Monday, February 06, 2006

Figaro

Yisrael Medad points out that the current cartoon brouhaha is merely the latest outbreak of a long-standing problem:
I cobble together a verse comedy about the customs of the harem, assuming that, as a Spanish writer, I can say what I like about Mohammed without drawing hostile fire. Next thing, some envoy from God knows where turns up and complains that in my play I have offended the Ottoman empire, Persia, a large slice of the Indian peninsula, the whole of Egypt, and the kingdoms of Barca, Tripoli, Tunisi, Algeria, and Morocco. And so my play sinks without trace, all to placate a bunch of Muslim princes, not one of whom, as far as I know, can read but who beat the living daylights out of us and say we are 'Christian dogs.' Since they can't stop a man thinking, they take it out on his hide instead..."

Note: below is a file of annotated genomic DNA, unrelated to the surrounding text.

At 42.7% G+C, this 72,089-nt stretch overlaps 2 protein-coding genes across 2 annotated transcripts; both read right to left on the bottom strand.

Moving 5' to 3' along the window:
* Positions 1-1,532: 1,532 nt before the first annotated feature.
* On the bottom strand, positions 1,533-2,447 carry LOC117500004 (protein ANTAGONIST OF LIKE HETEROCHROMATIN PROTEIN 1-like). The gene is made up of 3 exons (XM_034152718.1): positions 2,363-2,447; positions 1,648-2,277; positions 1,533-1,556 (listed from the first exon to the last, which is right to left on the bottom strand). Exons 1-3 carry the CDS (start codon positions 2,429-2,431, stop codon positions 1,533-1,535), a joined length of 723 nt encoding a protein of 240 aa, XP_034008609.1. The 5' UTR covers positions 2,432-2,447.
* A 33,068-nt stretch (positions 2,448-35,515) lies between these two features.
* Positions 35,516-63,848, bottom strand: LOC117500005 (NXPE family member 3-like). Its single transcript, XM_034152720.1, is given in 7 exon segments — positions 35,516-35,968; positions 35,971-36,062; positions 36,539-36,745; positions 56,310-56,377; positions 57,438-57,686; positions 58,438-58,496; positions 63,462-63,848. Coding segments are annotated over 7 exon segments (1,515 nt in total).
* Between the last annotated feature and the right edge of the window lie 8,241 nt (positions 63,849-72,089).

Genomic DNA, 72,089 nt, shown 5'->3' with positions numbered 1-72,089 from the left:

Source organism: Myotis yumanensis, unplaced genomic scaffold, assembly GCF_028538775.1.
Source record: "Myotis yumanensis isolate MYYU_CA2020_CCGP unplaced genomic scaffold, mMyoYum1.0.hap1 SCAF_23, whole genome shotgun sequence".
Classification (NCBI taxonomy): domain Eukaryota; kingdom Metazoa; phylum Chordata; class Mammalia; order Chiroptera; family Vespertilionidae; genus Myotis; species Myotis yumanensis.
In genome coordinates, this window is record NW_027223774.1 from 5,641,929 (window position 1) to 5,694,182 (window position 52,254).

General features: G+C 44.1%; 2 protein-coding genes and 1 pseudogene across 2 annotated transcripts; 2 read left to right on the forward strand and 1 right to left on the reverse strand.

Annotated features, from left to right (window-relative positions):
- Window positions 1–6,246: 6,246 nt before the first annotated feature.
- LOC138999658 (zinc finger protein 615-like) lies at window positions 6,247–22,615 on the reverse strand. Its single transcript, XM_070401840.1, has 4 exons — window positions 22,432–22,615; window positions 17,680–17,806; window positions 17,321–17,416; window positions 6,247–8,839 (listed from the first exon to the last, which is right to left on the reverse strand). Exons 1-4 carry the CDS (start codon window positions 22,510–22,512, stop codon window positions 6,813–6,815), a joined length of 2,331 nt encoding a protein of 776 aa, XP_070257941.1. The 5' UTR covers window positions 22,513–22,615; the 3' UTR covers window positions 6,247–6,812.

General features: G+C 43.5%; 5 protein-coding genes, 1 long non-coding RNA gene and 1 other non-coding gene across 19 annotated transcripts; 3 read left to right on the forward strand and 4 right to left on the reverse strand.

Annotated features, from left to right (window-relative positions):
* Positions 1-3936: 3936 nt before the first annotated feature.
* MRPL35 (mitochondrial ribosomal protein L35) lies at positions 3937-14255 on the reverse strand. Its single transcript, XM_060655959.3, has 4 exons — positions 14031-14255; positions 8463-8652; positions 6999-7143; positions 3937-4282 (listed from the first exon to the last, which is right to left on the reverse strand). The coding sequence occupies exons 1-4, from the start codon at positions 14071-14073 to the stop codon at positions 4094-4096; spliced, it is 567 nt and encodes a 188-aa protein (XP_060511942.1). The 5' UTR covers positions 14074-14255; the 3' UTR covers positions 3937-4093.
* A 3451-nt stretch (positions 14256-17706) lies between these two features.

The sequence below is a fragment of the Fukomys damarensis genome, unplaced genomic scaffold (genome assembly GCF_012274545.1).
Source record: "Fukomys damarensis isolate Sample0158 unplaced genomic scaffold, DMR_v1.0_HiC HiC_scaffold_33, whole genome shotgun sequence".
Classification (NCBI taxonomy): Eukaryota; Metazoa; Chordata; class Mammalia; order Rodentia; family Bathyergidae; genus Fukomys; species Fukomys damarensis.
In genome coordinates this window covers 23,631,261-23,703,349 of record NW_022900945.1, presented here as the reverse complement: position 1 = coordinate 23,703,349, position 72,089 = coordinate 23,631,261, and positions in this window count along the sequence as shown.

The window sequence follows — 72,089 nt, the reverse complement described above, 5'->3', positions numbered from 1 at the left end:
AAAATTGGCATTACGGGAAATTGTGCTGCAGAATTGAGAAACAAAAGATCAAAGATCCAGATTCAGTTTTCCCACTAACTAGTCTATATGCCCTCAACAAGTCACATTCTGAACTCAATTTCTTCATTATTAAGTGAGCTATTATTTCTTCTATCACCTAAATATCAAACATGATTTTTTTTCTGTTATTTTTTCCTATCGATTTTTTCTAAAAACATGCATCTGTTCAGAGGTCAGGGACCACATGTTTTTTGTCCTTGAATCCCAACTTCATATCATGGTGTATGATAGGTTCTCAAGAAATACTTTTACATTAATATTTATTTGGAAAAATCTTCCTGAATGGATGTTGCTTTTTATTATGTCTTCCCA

The Marriage of Figaro (1784), Act V, Scene 3

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